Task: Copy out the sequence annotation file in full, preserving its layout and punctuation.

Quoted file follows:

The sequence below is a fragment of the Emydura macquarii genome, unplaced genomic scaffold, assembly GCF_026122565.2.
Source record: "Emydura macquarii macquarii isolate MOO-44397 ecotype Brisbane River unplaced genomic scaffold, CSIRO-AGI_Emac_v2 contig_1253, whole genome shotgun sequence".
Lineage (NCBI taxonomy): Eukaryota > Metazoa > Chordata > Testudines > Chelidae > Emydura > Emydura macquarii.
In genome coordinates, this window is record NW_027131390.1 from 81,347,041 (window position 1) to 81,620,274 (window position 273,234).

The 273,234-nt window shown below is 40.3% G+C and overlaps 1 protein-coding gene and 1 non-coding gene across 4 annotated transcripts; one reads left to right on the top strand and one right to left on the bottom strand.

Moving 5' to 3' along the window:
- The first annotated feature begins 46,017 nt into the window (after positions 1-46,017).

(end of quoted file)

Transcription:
The sequence below is a fragment of the Emydura macquarii genome, unplaced genomic scaffold, assembly GCF_026122565.2.
Source record: "Emydura macquarii macquarii isolate MOO-44397 ecotype Brisbane River unplaced genomic scaffold, CSIRO-AGI_Emac_v2 contig_1253, whole genome shotgun sequence".
Lineage (NCBI taxonomy): Eukaryota > Metazoa > Chordata > Testudines > Chelidae > Emydura > Emydura macquarii.
In genome coordinates, this window is record NW_027131390.1 from 81,347,041 (window position 1) to 81,620,274 (window position 273,234).

The 273,234-nt window shown below is 40.3% G+C and overlaps 1 protein-coding gene and 1 non-coding gene across 4 annotated transcripts; one reads left to right on the top strand and one right to left on the bottom strand.

Moving 5' to 3' along the window:
- The first annotated feature begins 46,017 nt into the window (after positions 1-46,017).